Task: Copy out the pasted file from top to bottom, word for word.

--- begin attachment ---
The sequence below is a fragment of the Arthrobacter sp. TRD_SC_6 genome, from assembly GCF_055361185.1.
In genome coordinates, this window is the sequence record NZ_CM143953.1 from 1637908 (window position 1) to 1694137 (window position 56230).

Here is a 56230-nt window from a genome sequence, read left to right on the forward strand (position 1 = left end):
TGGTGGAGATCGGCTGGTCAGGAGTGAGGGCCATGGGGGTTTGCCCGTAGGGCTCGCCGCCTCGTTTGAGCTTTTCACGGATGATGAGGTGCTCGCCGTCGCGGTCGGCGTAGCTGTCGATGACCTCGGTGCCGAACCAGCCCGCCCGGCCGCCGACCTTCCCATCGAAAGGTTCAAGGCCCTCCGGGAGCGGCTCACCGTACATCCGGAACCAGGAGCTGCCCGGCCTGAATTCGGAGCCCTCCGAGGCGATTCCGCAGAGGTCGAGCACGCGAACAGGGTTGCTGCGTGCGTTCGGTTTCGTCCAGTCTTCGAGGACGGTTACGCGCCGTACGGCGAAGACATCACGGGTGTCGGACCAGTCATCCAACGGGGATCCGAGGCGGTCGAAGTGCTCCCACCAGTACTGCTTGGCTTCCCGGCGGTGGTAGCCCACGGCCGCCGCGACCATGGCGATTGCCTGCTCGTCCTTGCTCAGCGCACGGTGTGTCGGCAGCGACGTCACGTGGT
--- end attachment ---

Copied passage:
The sequence below is a fragment of the Arthrobacter sp. TRD_SC_6 genome, from assembly GCF_055361185.1.
In genome coordinates, this window is the sequence record NZ_CM143953.1 from 1637908 (window position 1) to 1694137 (window position 56230).

Here is a 56230-nt window from a genome sequence, read left to right on the forward strand (position 1 = left end):
TGGTGGAGATCGGCTGGTCAGGAGTGAGGGCCATGGGGGTTTGCCCGTAGGGCTCGCCGCCTCGTTTGAGCTTTTCACGGATGATGAGGTGCTCGCCGTCGCGGTCGGCGTAGCTGTCGATGACCTCGGTGCCGAACCAGCCCGCCCGGCCGCCGACCTTCCCATCGAAAGGTTCAAGGCCCTCCGGGAGCGGCTCACCGTACATCCGGAACCAGGAGCTGCCCGGCCTGAATTCGGAGCCCTCCGAGGCGATTCCGCAGAGGTCGAGCACGCGAACAGGGTTGCTGCGTGCGTTCGGTTTCGTCCAGTCTTCGAGGACGGTTACGCGCCGTACGGCGAAGACATCACGGGTGTCGGACCAGTCATCCAACGGGGATCCGAGGCGGTCGAAGTGCTCCCACCAGTACTGCTTGGCTTCCCGGCGGTGGTAGCCCACGGCCGCCGCGACCATGGCGATTGCCTGCTCGTCCTTGCTCAGCGCACGGTGTGTCGGCAGCGACGTCACGTGGT